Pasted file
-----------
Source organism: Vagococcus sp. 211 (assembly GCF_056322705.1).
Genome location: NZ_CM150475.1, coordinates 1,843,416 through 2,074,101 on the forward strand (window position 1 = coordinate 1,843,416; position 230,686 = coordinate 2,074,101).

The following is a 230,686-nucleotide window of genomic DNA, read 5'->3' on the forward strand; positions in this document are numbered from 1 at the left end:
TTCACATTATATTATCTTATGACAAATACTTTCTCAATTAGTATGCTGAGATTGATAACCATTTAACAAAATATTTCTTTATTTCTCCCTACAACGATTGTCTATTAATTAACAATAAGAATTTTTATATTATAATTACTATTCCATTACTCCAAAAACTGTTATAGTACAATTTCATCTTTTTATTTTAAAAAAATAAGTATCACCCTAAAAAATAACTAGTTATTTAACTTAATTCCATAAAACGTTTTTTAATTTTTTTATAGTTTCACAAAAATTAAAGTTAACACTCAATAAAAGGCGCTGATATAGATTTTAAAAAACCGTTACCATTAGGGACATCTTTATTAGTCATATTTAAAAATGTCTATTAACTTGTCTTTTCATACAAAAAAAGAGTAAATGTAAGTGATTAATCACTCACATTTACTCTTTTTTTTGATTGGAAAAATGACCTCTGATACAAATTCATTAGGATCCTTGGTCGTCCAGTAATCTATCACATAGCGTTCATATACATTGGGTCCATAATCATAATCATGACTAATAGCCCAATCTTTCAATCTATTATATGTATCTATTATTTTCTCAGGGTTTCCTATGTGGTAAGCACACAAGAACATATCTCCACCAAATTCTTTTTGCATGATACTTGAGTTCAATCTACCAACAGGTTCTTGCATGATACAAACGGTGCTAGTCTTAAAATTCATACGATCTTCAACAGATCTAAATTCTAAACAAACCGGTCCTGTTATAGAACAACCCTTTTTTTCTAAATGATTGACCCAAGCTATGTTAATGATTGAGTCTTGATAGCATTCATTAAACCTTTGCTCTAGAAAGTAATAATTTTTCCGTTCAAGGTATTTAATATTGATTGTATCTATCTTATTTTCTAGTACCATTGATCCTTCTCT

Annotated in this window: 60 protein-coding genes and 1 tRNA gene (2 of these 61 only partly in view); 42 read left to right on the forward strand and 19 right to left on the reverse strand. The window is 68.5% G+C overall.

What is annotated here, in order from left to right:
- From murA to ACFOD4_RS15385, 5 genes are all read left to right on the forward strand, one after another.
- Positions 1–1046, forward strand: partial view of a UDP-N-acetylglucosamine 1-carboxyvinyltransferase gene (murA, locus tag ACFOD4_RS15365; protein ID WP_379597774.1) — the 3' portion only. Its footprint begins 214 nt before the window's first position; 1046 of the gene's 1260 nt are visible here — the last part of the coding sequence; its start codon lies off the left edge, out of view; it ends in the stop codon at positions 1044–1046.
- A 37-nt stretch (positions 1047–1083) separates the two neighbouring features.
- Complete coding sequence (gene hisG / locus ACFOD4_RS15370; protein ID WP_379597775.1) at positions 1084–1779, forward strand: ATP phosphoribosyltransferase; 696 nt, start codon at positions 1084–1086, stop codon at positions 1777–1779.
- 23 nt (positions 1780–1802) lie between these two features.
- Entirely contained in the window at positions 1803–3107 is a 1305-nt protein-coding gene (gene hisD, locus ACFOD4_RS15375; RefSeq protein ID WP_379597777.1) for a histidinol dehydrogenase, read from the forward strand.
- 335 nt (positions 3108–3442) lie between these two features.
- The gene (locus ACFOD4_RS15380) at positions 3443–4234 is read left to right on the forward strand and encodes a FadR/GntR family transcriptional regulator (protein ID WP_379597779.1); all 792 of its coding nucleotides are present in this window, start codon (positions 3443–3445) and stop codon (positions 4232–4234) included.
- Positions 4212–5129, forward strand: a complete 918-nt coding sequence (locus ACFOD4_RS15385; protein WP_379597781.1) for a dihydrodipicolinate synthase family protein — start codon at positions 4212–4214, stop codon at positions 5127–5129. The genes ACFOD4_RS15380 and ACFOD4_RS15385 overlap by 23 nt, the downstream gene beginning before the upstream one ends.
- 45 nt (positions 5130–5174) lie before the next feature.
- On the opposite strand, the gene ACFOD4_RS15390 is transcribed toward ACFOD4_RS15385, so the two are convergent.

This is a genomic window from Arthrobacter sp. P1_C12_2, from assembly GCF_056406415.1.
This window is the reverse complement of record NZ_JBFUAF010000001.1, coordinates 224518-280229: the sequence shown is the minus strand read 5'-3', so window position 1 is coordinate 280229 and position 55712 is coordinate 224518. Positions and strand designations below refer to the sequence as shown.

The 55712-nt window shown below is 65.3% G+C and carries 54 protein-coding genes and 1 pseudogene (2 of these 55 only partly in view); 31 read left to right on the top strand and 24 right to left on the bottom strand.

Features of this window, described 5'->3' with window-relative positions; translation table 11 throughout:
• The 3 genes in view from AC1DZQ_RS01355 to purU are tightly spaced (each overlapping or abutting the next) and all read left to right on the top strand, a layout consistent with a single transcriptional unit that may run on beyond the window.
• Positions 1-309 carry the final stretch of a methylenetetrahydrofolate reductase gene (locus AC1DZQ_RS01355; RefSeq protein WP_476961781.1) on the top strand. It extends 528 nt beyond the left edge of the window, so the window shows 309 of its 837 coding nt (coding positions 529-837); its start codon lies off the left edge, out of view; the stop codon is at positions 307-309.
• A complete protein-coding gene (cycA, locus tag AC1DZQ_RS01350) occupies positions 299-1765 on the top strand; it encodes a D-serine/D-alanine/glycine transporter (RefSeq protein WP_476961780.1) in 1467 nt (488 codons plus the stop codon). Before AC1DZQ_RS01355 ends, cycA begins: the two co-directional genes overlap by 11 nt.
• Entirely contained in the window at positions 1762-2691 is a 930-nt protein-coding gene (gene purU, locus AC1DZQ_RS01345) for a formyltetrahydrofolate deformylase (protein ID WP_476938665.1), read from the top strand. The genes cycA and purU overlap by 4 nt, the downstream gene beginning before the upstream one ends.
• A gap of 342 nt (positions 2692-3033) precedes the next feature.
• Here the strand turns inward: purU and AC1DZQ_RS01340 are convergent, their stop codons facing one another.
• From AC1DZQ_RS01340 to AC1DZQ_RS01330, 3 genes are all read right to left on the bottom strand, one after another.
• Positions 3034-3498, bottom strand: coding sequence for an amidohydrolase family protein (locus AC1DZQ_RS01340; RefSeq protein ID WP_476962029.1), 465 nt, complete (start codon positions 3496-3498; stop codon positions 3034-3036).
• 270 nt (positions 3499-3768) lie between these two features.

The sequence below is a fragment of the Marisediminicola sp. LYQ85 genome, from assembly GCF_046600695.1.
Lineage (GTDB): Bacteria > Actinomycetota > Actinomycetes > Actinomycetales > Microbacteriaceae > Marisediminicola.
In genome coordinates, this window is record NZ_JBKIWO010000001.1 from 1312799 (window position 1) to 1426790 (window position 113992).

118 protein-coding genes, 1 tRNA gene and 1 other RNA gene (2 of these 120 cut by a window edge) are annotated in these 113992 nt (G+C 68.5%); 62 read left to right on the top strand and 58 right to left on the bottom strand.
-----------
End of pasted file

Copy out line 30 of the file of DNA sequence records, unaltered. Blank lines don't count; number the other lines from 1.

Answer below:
• 270 nt (positions 3499-3768) lie between these two features.